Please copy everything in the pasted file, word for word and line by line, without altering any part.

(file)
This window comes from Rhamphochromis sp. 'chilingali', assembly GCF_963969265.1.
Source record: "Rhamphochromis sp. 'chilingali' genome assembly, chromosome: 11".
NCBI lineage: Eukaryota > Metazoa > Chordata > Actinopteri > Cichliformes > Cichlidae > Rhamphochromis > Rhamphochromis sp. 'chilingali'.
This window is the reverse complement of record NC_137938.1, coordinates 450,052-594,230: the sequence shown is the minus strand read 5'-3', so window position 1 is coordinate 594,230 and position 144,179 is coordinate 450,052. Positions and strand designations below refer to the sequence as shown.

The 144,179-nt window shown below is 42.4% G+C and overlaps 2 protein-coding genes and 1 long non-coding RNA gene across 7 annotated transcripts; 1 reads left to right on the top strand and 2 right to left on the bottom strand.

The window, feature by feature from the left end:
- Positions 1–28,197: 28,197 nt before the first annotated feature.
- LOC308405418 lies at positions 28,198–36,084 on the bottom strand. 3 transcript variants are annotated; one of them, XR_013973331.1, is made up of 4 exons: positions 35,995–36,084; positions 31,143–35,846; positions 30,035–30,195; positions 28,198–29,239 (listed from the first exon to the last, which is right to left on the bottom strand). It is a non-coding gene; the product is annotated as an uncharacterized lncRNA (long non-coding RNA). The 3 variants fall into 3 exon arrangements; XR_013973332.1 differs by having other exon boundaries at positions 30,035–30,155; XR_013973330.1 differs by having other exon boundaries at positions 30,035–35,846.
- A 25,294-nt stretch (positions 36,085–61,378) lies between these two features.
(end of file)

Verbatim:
This window comes from Rhamphochromis sp. 'chilingali', assembly GCF_963969265.1.
Source record: "Rhamphochromis sp. 'chilingali' genome assembly, chromosome: 11".
NCBI lineage: Eukaryota > Metazoa > Chordata > Actinopteri > Cichliformes > Cichlidae > Rhamphochromis > Rhamphochromis sp. 'chilingali'.
This window is the reverse complement of record NC_137938.1, coordinates 450,052-594,230: the sequence shown is the minus strand read 5'-3', so window position 1 is coordinate 594,230 and position 144,179 is coordinate 450,052. Positions and strand designations below refer to the sequence as shown.

The 144,179-nt window shown below is 42.4% G+C and overlaps 2 protein-coding genes and 1 long non-coding RNA gene across 7 annotated transcripts; 1 reads left to right on the top strand and 2 right to left on the bottom strand.

The window, feature by feature from the left end:
- Positions 1–28,197: 28,197 nt before the first annotated feature.
- LOC308405418 lies at positions 28,198–36,084 on the bottom strand. 3 transcript variants are annotated; one of them, XR_013973331.1, is made up of 4 exons: positions 35,995–36,084; positions 31,143–35,846; positions 30,035–30,195; positions 28,198–29,239 (listed from the first exon to the last, which is right to left on the bottom strand). It is a non-coding gene; the product is annotated as an uncharacterized lncRNA (long non-coding RNA). The 3 variants fall into 3 exon arrangements; XR_013973332.1 differs by having other exon boundaries at positions 30,035–30,155; XR_013973330.1 differs by having other exon boundaries at positions 30,035–35,846.
- A 25,294-nt stretch (positions 36,085–61,378) lies between these two features.